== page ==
No Notes

by Jonah

Gee, it seems like forever since I’ve wrote anything noteworthy. Not like I’ve had time to or anything. The last few weeks have seen me at school in class or rehearsal and home completing homework assignments or sleeping. Not much time for anything else, including eating.

But it’s all paid off. The play was great… well, after the first performance. The director was steaming mad after the first one. Fortunately, I was only in the processional in the first part, and so none of her notes (when she yells at us) had anything to do with me. We were supposed to have two performances a day for three days at 9 and 11 a.m. But the 11:00 performance (the one I was supposed to be in) was canceled on Wednesday, the first day. However, a school came anyway after receiving the wrong message, so we ended up doing a show for them too. I was told to go out and take care of the kids and teachers who had come until we were ready to seat them, so I was out there trying to entertain a hundred kids all by myself. Since it was unexpected, the same cast, except for Snow White, performed again. It turned out to be kind of a chance for everyone to redeem themselves.

On Thursday, the next day, my family, along with my grandfather, Nathan, and some other families Mom invited to come, came to see the play. It was my first performance as a dwarf. It went very well. I didn’t forget a single line, and I had a lot of fun. Dad videoed most of it. Afterward, a school that was planning to put on their own production of Snow White, stayed while we showed them how our special effects and make up worked. I caught up with Mrs. Murphree, the director, later and asked if she had any feedback f”or us since we didn’t have a chance to have a meeting after the show.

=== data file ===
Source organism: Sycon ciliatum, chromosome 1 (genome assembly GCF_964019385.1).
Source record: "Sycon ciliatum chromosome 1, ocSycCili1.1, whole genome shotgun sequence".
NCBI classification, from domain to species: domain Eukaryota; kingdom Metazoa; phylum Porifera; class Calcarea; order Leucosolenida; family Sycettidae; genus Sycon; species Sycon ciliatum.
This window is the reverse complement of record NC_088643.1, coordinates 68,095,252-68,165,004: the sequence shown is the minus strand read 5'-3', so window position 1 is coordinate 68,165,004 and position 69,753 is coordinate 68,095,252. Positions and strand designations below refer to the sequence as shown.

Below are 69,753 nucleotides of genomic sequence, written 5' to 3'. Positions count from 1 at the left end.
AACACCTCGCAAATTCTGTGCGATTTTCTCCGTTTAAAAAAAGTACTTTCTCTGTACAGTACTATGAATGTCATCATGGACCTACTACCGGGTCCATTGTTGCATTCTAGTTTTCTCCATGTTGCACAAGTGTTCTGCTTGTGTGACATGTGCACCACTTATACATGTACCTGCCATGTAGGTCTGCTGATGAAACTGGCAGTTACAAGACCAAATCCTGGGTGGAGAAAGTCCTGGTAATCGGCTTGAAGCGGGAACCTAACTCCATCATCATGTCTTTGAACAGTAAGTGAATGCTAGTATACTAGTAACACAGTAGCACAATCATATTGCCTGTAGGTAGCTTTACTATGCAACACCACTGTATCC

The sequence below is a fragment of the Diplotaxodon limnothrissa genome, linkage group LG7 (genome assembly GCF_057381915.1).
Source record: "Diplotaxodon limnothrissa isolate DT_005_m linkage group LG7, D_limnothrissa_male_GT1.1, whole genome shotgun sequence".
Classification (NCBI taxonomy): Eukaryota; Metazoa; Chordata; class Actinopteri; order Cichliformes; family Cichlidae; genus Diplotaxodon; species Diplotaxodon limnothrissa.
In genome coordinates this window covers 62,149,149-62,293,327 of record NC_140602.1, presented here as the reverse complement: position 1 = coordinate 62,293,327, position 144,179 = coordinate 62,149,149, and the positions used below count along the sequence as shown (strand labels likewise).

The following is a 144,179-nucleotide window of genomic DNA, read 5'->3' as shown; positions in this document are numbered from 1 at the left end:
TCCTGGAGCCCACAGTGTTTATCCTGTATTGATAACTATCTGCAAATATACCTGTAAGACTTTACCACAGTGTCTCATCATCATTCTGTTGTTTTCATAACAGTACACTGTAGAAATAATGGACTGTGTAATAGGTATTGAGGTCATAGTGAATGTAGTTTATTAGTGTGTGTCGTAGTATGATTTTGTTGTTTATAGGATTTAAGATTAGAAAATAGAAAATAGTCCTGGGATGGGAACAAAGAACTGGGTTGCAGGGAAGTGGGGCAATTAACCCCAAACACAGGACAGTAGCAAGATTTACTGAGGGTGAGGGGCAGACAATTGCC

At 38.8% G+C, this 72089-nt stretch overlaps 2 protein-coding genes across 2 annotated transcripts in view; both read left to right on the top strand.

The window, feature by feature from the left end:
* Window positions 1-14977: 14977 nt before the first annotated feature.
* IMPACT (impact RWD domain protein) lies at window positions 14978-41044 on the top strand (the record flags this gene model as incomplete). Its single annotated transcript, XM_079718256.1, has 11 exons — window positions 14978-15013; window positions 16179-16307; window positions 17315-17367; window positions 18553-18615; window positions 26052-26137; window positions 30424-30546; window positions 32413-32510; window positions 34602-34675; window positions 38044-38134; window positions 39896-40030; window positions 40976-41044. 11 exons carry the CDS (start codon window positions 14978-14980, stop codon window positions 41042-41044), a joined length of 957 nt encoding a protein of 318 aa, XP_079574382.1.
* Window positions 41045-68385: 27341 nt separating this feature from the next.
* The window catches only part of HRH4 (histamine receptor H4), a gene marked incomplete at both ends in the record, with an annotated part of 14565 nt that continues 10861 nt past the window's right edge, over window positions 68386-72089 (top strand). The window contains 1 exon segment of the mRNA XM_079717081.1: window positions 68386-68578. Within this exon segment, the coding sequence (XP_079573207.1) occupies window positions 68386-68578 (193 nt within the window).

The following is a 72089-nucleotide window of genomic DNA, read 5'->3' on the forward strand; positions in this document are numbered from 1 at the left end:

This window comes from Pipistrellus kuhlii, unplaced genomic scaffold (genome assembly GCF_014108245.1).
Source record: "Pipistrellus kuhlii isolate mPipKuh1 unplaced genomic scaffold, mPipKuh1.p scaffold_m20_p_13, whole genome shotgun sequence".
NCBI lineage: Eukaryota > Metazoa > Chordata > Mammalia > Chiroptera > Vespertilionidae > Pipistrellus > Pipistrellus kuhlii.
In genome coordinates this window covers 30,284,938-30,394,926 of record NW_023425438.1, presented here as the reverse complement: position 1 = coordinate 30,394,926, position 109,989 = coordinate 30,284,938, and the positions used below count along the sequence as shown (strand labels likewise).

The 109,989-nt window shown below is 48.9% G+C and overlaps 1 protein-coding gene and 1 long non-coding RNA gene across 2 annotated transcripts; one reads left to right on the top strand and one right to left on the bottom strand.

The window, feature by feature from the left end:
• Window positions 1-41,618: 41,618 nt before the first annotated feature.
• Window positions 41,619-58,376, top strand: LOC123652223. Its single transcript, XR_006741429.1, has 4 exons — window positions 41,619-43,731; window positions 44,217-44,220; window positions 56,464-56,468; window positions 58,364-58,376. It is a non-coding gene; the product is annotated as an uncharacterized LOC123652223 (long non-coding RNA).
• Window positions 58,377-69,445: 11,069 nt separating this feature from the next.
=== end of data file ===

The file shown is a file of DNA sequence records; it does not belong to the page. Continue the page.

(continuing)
“You were wonderful,” she said. “I didn’t have any notes.”

Nathan was pretty impressed. “Y’all actually looked like dwarfs,” he said. My transformation into a dwarf was a complicated one. First, I had to put make up on: a base, eyeliner, natural lipstick, and lines under my eyes and around my cheeks to make me look old and fat. Next, I would put on my costume: red baggy pants, a huge light blue shirt, slipper-like brown shoes, lots of padding, and a belt. Then came the facial hair: spirit gum above my eyes and on my face followed by bushy eyebrows and a beard. The plastic nose was next; more spirit gum held that in place. Finally, I’d put up my hair in a stocking to keep it on my head and pull my droopy hat on after that. With a pick in my hand, I looked like a bona fide Bolshevik. My grandfather, who is a semi-professional actor, was impressed that I did all my make up myself.

After it was over, I came home and finished my Religion homework and took it to school. On my over there, I felt my car jerk as I was stopped at a stop light. I looked over and saw a big truck had backed into my right rear fender. I put the car in park and got out. A black man got out of the truck, shaking his head.

“I didn’t expect to bump into you today,” I said to him as he approached. I called the police and my parents and got all that straightened out. The man was pleasant as was the police officer who came. The man offered to take me up to a body shop nearby to get it fixed, but we waited until Dad got there. Dad worked out something with the man, and then we left. I finally got to the school, but all the offices were closed, and I couldn’t turn in my papers. So all that was for nothing.

That makes accident number 6. I had one in New Orleans in August when we went to the aquarium down there. Mom was directing me into a parking space, and I foolishly kept going when she told me to. I just scratched the other car a little bit. The parking lot security guard came over and said he wouldn’t worry about it, so we took his advice and didn’t. I guess that wasn’t really an accident.

So anyway, I’m through with the play until November 12 when Snow Worf and the seven dykes meet Santa Claus at the mall. Now I actually have free time! It’s a nice feeling.

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